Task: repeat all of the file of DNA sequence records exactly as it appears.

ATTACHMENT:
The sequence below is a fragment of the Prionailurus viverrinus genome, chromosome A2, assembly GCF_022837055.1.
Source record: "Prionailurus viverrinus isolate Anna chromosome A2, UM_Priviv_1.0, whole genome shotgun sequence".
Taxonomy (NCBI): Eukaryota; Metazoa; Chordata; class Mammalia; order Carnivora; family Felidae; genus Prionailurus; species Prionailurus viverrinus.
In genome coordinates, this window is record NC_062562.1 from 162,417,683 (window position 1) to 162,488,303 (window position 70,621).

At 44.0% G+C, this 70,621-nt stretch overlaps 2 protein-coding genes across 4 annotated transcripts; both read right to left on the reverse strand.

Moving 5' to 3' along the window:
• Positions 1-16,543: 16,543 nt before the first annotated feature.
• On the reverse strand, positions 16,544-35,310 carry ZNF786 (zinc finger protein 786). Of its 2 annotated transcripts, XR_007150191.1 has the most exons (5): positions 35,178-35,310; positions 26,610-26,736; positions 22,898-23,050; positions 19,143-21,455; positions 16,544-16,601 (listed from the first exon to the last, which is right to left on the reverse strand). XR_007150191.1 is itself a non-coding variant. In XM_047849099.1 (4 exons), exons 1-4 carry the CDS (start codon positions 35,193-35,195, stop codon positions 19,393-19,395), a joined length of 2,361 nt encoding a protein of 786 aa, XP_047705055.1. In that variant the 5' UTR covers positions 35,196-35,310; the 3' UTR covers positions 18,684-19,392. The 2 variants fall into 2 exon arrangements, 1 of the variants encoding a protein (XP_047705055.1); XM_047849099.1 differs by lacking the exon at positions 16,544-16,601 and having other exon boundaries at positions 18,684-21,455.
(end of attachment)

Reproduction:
The sequence below is a fragment of the Prionailurus viverrinus genome, chromosome A2, assembly GCF_022837055.1.
Source record: "Prionailurus viverrinus isolate Anna chromosome A2, UM_Priviv_1.0, whole genome shotgun sequence".
Taxonomy (NCBI): Eukaryota; Metazoa; Chordata; class Mammalia; order Carnivora; family Felidae; genus Prionailurus; species Prionailurus viverrinus.
In genome coordinates, this window is record NC_062562.1 from 162,417,683 (window position 1) to 162,488,303 (window position 70,621).

At 44.0% G+C, this 70,621-nt stretch overlaps 2 protein-coding genes across 4 annotated transcripts; both read right to left on the reverse strand.

Moving 5' to 3' along the window:
• Positions 1-16,543: 16,543 nt before the first annotated feature.
• On the reverse strand, positions 16,544-35,310 carry ZNF786 (zinc finger protein 786). Of its 2 annotated transcripts, XR_007150191.1 has the most exons (5): positions 35,178-35,310; positions 26,610-26,736; positions 22,898-23,050; positions 19,143-21,455; positions 16,544-16,601 (listed from the first exon to the last, which is right to left on the reverse strand). XR_007150191.1 is itself a non-coding variant. In XM_047849099.1 (4 exons), exons 1-4 carry the CDS (start codon positions 35,193-35,195, stop codon positions 19,393-19,395), a joined length of 2,361 nt encoding a protein of 786 aa, XP_047705055.1. In that variant the 5' UTR covers positions 35,196-35,310; the 3' UTR covers positions 18,684-19,392. The 2 variants fall into 2 exon arrangements, 1 of the variants encoding a protein (XP_047705055.1); XM_047849099.1 differs by lacking the exon at positions 16,544-16,601 and having other exon boundaries at positions 18,684-21,455.